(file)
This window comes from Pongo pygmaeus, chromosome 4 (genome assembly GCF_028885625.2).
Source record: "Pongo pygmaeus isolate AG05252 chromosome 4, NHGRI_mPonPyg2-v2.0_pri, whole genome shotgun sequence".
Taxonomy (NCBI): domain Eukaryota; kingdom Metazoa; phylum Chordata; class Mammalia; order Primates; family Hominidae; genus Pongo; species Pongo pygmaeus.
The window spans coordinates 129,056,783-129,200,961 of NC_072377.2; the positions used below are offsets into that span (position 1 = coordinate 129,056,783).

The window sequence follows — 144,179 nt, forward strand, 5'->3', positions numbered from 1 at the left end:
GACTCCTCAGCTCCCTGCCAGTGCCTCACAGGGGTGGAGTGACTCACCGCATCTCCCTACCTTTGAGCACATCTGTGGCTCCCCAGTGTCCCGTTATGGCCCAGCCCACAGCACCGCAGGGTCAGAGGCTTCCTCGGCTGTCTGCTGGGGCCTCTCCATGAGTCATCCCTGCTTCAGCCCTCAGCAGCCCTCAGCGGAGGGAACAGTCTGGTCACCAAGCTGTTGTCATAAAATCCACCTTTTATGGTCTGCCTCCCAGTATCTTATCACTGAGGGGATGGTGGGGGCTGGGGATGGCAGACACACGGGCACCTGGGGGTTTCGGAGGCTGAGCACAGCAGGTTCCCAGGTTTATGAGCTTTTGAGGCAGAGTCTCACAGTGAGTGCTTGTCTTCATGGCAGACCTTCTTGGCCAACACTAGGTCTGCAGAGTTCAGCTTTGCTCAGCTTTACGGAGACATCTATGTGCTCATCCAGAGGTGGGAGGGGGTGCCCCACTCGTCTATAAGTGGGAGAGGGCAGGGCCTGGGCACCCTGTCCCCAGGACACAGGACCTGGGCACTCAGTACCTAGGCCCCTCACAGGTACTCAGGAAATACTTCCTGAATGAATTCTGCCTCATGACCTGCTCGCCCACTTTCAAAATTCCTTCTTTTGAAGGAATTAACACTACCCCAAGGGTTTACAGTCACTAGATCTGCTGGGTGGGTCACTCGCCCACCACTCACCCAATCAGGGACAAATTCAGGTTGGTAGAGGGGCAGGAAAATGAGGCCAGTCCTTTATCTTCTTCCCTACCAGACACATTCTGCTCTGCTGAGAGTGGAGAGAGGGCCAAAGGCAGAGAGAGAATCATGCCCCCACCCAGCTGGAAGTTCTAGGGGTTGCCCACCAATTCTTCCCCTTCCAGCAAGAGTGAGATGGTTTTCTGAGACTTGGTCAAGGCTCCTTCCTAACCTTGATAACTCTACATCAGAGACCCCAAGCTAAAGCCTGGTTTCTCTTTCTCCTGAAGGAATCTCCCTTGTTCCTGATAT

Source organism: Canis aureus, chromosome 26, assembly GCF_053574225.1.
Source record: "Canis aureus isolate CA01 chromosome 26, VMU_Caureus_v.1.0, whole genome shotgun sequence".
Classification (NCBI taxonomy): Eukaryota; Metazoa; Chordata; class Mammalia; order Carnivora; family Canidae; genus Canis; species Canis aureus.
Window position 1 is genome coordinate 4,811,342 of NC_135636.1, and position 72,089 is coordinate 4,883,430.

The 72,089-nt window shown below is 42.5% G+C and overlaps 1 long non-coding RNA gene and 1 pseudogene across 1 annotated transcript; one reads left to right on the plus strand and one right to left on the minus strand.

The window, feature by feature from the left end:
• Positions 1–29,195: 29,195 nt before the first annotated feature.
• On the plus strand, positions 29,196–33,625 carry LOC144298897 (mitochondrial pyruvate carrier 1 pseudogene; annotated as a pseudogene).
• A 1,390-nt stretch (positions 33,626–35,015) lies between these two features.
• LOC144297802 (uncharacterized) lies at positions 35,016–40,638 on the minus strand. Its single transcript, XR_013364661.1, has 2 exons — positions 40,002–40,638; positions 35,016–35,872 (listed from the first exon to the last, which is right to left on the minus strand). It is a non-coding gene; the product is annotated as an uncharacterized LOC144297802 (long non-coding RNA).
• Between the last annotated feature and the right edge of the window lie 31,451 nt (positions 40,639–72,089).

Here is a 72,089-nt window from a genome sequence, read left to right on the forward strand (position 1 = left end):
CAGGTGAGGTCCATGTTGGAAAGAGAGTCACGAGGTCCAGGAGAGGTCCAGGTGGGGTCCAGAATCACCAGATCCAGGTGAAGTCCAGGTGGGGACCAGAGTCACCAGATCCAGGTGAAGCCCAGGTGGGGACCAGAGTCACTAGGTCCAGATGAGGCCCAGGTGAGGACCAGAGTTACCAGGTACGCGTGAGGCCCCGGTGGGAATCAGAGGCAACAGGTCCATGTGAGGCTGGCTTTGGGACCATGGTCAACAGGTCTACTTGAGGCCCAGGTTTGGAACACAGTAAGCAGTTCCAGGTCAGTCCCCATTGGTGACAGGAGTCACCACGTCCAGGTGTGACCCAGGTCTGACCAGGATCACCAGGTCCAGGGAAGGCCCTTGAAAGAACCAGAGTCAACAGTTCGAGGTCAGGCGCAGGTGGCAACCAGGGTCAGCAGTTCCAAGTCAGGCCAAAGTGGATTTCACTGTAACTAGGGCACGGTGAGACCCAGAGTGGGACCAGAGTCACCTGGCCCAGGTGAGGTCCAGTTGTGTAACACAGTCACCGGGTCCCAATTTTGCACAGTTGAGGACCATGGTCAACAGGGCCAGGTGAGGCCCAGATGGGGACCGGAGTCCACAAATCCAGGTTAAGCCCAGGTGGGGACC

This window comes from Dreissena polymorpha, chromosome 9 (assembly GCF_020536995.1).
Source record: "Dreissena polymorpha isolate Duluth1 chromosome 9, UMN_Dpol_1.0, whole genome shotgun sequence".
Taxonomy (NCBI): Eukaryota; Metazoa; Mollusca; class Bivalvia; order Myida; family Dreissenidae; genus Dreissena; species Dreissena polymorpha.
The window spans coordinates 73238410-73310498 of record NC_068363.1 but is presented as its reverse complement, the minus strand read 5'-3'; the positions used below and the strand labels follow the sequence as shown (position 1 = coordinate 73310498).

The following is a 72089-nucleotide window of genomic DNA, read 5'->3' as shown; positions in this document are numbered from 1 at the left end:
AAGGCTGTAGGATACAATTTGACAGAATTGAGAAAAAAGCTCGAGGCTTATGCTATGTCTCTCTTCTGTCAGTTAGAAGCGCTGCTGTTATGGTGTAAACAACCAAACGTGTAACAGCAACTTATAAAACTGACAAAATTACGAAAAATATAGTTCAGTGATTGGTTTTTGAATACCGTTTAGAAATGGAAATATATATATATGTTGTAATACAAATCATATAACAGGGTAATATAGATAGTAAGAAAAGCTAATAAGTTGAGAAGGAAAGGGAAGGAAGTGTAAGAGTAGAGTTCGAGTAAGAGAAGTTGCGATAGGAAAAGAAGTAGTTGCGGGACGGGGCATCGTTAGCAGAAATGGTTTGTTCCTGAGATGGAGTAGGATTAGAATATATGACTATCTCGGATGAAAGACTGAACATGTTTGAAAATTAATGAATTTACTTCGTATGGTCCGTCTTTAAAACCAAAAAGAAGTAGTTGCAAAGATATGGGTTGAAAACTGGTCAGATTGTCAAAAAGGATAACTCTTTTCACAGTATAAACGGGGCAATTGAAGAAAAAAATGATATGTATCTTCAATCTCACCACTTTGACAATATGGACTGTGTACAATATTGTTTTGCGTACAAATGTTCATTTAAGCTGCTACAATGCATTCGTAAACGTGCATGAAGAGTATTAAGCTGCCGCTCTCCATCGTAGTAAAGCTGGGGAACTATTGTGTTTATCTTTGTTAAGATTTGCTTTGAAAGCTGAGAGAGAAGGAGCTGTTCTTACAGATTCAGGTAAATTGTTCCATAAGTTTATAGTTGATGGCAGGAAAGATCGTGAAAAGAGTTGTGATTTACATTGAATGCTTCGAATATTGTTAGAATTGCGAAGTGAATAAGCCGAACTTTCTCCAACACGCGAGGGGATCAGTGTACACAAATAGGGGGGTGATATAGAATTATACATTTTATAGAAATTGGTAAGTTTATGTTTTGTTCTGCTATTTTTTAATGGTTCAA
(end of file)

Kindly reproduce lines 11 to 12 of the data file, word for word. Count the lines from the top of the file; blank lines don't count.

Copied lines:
The 72,089-nt window shown below is 42.5% G+C and overlaps 1 long non-coding RNA gene and 1 pseudogene across 1 annotated transcript; one reads left to right on the plus strand and one right to left on the minus strand.

The window, feature by feature from the left end: